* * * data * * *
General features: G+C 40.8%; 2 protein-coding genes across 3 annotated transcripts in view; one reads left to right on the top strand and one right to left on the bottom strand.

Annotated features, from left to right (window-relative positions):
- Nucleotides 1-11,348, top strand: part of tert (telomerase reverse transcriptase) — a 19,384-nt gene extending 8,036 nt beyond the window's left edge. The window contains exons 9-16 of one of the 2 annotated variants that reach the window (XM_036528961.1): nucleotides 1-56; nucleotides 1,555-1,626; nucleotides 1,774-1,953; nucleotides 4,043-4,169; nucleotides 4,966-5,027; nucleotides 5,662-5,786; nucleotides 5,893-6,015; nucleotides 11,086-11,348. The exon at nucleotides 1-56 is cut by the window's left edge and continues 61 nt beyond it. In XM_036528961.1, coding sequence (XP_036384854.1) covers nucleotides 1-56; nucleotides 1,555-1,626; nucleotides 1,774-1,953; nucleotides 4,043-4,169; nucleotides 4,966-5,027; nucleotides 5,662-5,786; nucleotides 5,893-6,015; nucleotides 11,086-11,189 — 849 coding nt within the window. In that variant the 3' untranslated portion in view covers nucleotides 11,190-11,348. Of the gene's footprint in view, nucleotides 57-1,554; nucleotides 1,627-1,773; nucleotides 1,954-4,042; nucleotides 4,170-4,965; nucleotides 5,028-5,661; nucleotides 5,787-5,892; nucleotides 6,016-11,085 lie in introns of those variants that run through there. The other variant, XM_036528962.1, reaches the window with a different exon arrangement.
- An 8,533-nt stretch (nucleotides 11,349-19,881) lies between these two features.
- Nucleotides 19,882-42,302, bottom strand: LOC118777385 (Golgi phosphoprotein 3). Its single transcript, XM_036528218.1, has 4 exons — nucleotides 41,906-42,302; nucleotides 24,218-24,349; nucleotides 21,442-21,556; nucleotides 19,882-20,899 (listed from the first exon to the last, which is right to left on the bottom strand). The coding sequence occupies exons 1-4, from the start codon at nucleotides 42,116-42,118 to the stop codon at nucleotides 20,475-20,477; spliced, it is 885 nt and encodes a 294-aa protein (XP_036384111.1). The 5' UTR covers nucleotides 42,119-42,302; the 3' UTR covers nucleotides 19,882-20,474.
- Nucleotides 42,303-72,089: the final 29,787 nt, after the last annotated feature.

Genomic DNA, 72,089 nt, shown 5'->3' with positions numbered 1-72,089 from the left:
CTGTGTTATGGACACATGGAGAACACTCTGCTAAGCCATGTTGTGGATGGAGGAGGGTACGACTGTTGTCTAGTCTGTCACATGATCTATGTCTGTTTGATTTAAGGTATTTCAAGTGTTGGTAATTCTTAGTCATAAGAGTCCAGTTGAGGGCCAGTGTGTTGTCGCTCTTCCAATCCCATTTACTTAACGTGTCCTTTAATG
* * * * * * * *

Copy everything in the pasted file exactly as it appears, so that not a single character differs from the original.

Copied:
General features: G+C 40.8%; 2 protein-coding genes across 3 annotated transcripts in view; one reads left to right on the top strand and one right to left on the bottom strand.

Annotated features, from left to right (window-relative positions):
- Nucleotides 1-11,348, top strand: part of tert (telomerase reverse transcriptase) — a 19,384-nt gene extending 8,036 nt beyond the window's left edge. The window contains exons 9-16 of one of the 2 annotated variants that reach the window (XM_036528961.1): nucleotides 1-56; nucleotides 1,555-1,626; nucleotides 1,774-1,953; nucleotides 4,043-4,169; nucleotides 4,966-5,027; nucleotides 5,662-5,786; nucleotides 5,893-6,015; nucleotides 11,086-11,348. The exon at nucleotides 1-56 is cut by the window's left edge and continues 61 nt beyond it. In XM_036528961.1, coding sequence (XP_036384854.1) covers nucleotides 1-56; nucleotides 1,555-1,626; nucleotides 1,774-1,953; nucleotides 4,043-4,169; nucleotides 4,966-5,027; nucleotides 5,662-5,786; nucleotides 5,893-6,015; nucleotides 11,086-11,189 — 849 coding nt within the window. In that variant the 3' untranslated portion in view covers nucleotides 11,190-11,348. Of the gene's footprint in view, nucleotides 57-1,554; nucleotides 1,627-1,773; nucleotides 1,954-4,042; nucleotides 4,170-4,965; nucleotides 5,028-5,661; nucleotides 5,787-5,892; nucleotides 6,016-11,085 lie in introns of those variants that run through there. The other variant, XM_036528962.1, reaches the window with a different exon arrangement.
- An 8,533-nt stretch (nucleotides 11,349-19,881) lies between these two features.
- Nucleotides 19,882-42,302, bottom strand: LOC118777385 (Golgi phosphoprotein 3). Its single transcript, XM_036528218.1, has 4 exons — nucleotides 41,906-42,302; nucleotides 24,218-24,349; nucleotides 21,442-21,556; nucleotides 19,882-20,899 (listed from the first exon to the last, which is right to left on the bottom strand). The coding sequence occupies exons 1-4, from the start codon at nucleotides 42,116-42,118 to the stop codon at nucleotides 20,475-20,477; spliced, it is 885 nt and encodes a 294-aa protein (XP_036384111.1). The 5' UTR covers nucleotides 42,119-42,302; the 3' UTR covers nucleotides 19,882-20,474.
- Nucleotides 42,303-72,089: the final 29,787 nt, after the last annotated feature.

Genomic DNA, 72,089 nt, shown 5'->3' with positions numbered 1-72,089 from the left:
CTGTGTTATGGACACATGGAGAACACTCTGCTAAGCCATGTTGTGGATGGAGGAGGGTACGACTGTTGTCTAGTCTGTCACATGATCTATGTCTGTTTGATTTAAGGTATTTCAAGTGTTGGTAATTCTTAGTCATAAGAGTCCAGTTGAGGGCCAGTGTGTTGTCGCTCTTCCAATCCCATTTACTTAACGTGTCCTTTAATG